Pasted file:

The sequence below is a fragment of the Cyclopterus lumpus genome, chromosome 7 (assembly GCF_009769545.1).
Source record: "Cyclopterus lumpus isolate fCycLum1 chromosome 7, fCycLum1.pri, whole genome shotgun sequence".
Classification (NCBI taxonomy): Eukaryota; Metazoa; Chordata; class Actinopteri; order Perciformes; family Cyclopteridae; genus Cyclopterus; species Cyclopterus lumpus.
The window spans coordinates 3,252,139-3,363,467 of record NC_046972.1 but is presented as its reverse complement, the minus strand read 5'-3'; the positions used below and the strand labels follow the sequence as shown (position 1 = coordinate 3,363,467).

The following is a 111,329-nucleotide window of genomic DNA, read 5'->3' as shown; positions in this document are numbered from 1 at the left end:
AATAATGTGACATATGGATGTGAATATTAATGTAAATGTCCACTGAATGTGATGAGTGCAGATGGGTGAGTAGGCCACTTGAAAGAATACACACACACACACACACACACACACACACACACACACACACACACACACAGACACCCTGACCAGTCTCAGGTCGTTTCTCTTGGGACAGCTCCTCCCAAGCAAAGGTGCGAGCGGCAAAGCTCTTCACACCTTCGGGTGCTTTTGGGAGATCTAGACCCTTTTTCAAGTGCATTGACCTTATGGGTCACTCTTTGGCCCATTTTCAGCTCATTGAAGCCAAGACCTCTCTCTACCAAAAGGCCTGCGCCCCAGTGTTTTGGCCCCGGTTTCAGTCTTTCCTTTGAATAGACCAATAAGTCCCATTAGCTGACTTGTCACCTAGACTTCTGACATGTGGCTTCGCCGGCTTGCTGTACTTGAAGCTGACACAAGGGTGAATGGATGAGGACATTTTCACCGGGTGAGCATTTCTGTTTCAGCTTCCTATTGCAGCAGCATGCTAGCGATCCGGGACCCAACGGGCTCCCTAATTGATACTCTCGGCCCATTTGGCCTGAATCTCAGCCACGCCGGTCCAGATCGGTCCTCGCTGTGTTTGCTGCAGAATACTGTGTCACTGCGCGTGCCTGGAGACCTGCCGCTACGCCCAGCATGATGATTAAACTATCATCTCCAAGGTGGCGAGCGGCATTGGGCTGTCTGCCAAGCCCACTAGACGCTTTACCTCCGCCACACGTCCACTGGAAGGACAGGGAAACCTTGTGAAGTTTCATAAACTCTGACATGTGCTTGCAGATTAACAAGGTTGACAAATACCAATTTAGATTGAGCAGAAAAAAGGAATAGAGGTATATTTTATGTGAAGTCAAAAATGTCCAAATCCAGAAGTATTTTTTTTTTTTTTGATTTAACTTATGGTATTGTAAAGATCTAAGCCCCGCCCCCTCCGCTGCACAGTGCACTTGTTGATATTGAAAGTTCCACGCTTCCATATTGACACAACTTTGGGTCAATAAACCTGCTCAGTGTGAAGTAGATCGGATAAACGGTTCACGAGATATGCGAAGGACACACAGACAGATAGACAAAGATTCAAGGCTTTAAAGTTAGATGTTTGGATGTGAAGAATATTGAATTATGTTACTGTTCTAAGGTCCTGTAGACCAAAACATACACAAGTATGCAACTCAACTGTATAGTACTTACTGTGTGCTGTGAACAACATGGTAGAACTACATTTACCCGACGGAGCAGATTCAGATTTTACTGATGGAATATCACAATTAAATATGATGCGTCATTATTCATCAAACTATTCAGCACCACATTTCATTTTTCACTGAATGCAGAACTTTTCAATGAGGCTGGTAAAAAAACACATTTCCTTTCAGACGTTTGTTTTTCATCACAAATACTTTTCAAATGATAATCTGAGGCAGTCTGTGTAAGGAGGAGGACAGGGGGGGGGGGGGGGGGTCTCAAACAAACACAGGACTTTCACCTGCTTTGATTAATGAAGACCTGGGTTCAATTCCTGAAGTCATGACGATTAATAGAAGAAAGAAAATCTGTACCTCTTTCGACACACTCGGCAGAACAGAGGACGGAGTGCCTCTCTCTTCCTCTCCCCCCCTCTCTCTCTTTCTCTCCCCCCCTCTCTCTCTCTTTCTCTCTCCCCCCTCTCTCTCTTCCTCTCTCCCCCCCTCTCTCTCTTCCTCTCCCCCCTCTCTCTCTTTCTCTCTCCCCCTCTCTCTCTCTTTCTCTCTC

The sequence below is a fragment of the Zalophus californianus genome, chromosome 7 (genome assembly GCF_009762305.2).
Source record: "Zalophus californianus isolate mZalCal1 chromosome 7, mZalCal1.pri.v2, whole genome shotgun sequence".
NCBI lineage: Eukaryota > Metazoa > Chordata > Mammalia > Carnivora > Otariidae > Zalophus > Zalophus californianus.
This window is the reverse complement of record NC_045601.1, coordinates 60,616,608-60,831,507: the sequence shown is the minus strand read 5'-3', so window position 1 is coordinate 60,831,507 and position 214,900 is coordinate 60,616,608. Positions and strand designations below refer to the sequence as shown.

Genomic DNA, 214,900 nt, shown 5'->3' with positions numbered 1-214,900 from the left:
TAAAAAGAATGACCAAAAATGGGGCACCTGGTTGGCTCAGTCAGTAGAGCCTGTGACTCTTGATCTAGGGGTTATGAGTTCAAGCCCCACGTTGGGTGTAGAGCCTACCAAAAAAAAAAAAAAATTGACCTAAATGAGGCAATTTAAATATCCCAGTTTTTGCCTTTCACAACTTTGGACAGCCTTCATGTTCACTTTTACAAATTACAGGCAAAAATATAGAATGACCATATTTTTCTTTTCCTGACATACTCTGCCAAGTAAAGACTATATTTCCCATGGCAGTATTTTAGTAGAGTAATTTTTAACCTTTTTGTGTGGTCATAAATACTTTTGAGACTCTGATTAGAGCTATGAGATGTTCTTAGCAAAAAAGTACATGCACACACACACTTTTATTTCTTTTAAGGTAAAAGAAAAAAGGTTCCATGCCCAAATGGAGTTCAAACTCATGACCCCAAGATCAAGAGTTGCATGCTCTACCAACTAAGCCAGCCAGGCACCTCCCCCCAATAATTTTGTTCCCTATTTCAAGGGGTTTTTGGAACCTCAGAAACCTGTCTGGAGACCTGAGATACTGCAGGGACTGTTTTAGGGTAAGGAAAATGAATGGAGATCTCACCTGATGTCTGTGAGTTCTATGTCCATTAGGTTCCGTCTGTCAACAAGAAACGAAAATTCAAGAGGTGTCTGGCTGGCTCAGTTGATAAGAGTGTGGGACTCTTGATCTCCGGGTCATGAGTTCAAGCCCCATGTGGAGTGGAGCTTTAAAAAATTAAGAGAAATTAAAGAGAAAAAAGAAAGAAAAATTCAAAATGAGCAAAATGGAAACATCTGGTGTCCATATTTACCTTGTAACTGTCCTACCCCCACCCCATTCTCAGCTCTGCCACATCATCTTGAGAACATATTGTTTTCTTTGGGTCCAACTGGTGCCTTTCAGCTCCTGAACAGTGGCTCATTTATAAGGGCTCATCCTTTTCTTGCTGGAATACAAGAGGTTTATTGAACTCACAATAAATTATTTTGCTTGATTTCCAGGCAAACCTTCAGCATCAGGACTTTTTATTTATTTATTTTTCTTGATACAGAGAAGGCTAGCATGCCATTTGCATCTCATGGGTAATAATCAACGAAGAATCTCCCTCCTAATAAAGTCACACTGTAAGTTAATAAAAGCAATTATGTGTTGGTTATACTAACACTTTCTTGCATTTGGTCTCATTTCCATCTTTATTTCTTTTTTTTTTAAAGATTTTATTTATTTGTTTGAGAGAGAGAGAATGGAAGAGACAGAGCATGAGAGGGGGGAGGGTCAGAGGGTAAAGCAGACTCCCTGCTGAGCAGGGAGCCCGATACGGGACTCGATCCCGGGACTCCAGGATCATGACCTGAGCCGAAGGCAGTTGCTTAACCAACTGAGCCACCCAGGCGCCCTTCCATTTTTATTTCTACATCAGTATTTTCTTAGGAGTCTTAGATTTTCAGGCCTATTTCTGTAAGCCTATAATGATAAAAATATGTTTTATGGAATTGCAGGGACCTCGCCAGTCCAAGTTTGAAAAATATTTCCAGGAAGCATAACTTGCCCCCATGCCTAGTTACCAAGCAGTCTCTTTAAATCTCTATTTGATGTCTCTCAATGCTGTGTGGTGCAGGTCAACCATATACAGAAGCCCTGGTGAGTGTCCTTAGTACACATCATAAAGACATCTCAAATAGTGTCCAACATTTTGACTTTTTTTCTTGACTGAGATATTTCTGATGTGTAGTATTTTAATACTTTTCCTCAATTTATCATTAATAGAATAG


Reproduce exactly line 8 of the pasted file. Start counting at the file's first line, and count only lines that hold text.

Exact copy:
Source record: "Zalophus californianus isolate mZalCal1 chromosome 7, mZalCal1.pri.v2, whole genome shotgun sequence".